Vadney said that he compared the salary of department heads with those of their counterparts in the other nine counties and found "we are paying our managers fairly well." The nine positions, he continued, cost $774,000, which is $141,000 more than the average for the same positions in the other nine counties.

Vadney offered a motion to withhold any increase in the appropriation for salaries, wages and benefits until there is a substantial increase in the employees' contribution to health insurance premiums and a thorough review of compensation and benefits. He explained that the base line would be the appropriation for compensation and benefits in 2013 authorized by the convention, not the actual amounts expended by the commission.

"The commissioners have treated us as though we're not serious," he said. "On this we are serious."

Vadney's motion carried by 11 votes to 7, with Republican Representatives Bob Luther of Laconia and Dennis Fields of Sanbornton joining the five Democrats — Representatives David Huot and Beth Arsenault of Laconia, Ruth Gulick of New Hampton, Ian Raymond of Sanbornton and Lisa DiMartino of Gilford in opposition.

Representative Frank Tilton (R-Laconia) suggested the convention adopt a target of a 1.5 percent increase in the amount to be raised by property taxes in preparing the 2014 budget.

His proposal drew a sharp response from Sheriff Craig Wigging, in the audience, who reminded the members of the convention that he was elected by all the voters of the county. He cautioned the convention against "laying down the gauntlet" and "throwing out a bottom line." Instead of saying "here's your money, make it work," he urged the convention to meet with department heads and "educate yourselves."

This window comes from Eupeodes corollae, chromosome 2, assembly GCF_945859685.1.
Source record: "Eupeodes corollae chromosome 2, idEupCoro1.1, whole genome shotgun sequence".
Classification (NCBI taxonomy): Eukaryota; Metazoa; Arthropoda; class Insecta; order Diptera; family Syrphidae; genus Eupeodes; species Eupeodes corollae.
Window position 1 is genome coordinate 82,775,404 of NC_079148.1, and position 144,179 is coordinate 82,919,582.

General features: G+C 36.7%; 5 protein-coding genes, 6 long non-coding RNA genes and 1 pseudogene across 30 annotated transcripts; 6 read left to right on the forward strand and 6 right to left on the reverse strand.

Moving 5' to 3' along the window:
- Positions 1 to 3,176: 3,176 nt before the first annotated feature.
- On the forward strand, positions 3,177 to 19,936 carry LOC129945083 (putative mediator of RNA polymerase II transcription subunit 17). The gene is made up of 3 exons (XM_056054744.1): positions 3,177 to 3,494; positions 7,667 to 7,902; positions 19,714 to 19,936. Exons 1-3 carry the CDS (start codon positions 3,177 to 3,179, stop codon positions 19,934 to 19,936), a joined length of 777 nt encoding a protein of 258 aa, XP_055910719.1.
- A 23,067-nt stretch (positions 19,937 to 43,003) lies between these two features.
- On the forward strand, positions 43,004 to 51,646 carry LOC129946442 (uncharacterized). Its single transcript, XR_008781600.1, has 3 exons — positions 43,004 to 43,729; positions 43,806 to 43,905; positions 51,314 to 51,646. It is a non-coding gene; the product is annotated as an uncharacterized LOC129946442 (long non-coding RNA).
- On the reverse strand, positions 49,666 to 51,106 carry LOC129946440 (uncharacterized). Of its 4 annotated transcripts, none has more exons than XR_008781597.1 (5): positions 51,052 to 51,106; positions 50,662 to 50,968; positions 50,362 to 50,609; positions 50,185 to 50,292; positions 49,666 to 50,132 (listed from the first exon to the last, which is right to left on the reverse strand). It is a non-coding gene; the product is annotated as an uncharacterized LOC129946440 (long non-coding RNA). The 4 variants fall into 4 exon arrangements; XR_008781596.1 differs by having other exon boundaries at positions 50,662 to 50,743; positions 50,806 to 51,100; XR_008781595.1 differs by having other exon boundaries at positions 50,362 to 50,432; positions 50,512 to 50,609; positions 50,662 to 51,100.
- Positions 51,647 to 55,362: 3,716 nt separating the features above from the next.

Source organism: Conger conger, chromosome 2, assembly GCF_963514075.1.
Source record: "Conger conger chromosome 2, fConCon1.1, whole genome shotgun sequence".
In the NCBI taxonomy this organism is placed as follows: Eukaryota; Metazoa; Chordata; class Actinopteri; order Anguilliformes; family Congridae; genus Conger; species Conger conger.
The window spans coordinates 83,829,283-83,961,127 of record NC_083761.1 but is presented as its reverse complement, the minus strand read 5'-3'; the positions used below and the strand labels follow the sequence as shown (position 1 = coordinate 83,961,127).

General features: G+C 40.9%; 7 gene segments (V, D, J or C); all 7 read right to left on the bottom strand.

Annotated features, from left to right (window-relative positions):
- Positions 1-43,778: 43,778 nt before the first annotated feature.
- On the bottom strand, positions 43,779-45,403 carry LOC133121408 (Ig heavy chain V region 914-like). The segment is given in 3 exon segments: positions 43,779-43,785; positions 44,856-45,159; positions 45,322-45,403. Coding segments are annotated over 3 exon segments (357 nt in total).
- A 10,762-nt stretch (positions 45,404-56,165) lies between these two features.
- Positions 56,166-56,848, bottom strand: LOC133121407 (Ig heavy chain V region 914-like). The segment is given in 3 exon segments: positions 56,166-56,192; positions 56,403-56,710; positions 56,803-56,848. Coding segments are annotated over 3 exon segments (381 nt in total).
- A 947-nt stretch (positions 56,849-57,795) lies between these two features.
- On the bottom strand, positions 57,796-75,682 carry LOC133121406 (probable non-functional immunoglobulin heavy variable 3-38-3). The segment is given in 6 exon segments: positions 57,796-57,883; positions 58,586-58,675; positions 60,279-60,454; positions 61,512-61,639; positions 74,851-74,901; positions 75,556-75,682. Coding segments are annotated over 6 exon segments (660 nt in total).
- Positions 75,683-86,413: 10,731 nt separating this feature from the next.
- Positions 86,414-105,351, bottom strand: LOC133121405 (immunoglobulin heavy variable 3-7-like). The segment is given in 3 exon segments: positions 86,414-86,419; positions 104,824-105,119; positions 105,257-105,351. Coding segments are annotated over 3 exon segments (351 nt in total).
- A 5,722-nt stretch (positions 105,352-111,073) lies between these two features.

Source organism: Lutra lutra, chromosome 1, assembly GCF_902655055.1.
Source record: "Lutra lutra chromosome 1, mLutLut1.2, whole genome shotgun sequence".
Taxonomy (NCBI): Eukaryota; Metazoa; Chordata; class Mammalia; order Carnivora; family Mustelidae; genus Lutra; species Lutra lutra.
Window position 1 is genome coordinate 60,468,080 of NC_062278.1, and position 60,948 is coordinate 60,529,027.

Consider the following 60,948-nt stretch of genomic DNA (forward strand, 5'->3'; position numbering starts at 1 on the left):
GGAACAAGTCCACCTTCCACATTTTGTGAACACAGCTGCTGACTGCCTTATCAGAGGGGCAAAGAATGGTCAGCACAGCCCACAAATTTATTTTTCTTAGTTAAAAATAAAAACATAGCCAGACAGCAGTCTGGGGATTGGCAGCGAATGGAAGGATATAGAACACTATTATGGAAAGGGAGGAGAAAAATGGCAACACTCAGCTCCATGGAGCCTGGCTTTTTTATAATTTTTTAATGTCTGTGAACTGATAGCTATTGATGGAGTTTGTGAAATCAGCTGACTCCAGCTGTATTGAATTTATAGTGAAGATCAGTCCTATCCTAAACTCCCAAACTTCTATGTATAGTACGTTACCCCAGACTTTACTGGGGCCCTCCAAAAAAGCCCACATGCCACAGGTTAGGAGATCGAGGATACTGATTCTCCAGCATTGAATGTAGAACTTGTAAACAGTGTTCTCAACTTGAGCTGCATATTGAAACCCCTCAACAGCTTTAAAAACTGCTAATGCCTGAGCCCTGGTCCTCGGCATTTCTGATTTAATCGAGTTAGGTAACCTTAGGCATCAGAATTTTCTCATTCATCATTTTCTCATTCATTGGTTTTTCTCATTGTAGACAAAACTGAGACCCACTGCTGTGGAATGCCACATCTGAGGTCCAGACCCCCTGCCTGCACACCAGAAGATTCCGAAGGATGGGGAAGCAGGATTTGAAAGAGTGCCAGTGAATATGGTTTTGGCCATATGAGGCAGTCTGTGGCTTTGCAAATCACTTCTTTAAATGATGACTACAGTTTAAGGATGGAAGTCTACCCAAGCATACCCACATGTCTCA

"You're talking out of both sides of your mouth," Wiggin remarked. "You say you don't want to micro-manage, but clearly that's just what you want to do." He sat down amid a round of applause from the crowd of more than 50 attending the meeting.

Last Updated on Wednesday, 08 January 2014 09:33

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Police report armed robbert in parking lot of Laconia apartment complex

LACONIA — Police are investigating the armed robbery of a local man at 2:30 a.m. Tuesday in the parking lot of 103 Blueberry Lane.

The victim, a 30-year-old male, was walking to his car and said he was punched in the face and robbed by two men, one of whom pulled a handgun and demanded he empty his pockets.

The suspects made off with a cell phone, a silver ring with a black, stone cross, and an undisclosed amount of money.

The victim said one man was white, about 6-feet tall and weighed about 200 pounds and the other was about 5-feet 10-inches, about 200 pounds and clean shaven. He told police the first man wore a dark ski jacket and the second man wore a dark hooded sweatshirt.